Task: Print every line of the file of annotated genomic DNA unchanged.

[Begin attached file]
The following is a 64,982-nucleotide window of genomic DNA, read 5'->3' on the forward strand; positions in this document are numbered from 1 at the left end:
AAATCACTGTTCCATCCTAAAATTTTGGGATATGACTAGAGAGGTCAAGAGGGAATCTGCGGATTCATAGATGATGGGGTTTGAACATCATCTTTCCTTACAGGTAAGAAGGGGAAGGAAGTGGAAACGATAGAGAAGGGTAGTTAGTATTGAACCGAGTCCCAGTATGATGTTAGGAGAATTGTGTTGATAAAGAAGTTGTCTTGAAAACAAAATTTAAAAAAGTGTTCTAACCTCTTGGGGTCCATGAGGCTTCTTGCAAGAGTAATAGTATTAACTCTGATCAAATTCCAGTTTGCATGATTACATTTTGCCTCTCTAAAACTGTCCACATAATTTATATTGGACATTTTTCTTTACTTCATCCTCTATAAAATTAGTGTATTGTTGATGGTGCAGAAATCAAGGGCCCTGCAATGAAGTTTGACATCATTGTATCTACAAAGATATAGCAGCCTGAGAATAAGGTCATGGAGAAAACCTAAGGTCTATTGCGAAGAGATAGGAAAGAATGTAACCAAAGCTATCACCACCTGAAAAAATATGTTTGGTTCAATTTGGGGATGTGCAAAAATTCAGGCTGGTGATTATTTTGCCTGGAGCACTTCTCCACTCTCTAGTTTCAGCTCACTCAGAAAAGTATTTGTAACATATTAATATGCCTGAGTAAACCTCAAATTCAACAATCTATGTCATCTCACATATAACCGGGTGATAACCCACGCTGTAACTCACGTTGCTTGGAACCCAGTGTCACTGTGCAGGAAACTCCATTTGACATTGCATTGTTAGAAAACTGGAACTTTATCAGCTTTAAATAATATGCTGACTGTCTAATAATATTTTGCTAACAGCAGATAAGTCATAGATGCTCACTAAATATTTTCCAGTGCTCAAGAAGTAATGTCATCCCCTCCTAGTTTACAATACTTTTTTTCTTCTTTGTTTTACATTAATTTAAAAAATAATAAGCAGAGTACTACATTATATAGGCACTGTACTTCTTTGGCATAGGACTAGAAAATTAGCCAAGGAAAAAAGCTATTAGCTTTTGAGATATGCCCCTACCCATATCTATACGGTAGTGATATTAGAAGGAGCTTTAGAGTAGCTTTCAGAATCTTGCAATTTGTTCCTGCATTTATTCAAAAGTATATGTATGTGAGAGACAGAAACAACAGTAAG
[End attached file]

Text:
The following is a 64,982-nucleotide window of genomic DNA, read 5'->3' on the forward strand; positions in this document are numbered from 1 at the left end:
AAATCACTGTTCCATCCTAAAATTTTGGGATATGACTAGAGAGGTCAAGAGGGAATCTGCGGATTCATAGATGATGGGGTTTGAACATCATCTTTCCTTACAGGTAAGAAGGGGAAGGAAGTGGAAACGATAGAGAAGGGTAGTTAGTATTGAACCGAGTCCCAGTATGATGTTAGGAGAATTGTGTTGATAAAGAAGTTGTCTTGAAAACAAAATTTAAAAAAGTGTTCTAACCTCTTGGGGTCCATGAGGCTTCTTGCAAGAGTAATAGTATTAACTCTGATCAAATTCCAGTTTGCATGATTACATTTTGCCTCTCTAAAACTGTCCACATAATTTATATTGGACATTTTTCTTTACTTCATCCTCTATAAAATTAGTGTATTGTTGATGGTGCAGAAATCAAGGGCCCTGCAATGAAGTTTGACATCATTGTATCTACAAAGATATAGCAGCCTGAGAATAAGGTCATGGAGAAAACCTAAGGTCTATTGCGAAGAGATAGGAAAGAATGTAACCAAAGCTATCACCACCTGAAAAAATATGTTTGGTTCAATTTGGGGATGTGCAAAAATTCAGGCTGGTGATTATTTTGCCTGGAGCACTTCTCCACTCTCTAGTTTCAGCTCACTCAGAAAAGTATTTGTAACATATTAATATGCCTGAGTAAACCTCAAATTCAACAATCTATGTCATCTCACATATAACCGGGTGATAACCCACGCTGTAACTCACGTTGCTTGGAACCCAGTGTCACTGTGCAGGAAACTCCATTTGACATTGCATTGTTAGAAAACTGGAACTTTATCAGCTTTAAATAATATGCTGACTGTCTAATAATATTTTGCTAACAGCAGATAAGTCATAGATGCTCACTAAATATTTTCCAGTGCTCAAGAAGTAATGTCATCCCCTCCTAGTTTACAATACTTTTTTTCTTCTTTGTTTTACATTAATTTAAAAAATAATAAGCAGAGTACTACATTATATAGGCACTGTACTTCTTTGGCATAGGACTAGAAAATTAGCCAAGGAAAAAAGCTATTAGCTTTTGAGATATGCCCCTACCCATATCTATACGGTAGTGATATTAGAAGGAGCTTTAGAGTAGCTTTCAGAATCTTGCAATTTGTTCCTGCATTTATTCAAAAGTATATGTATGTGAGAGACAGAAACAACAGTAAG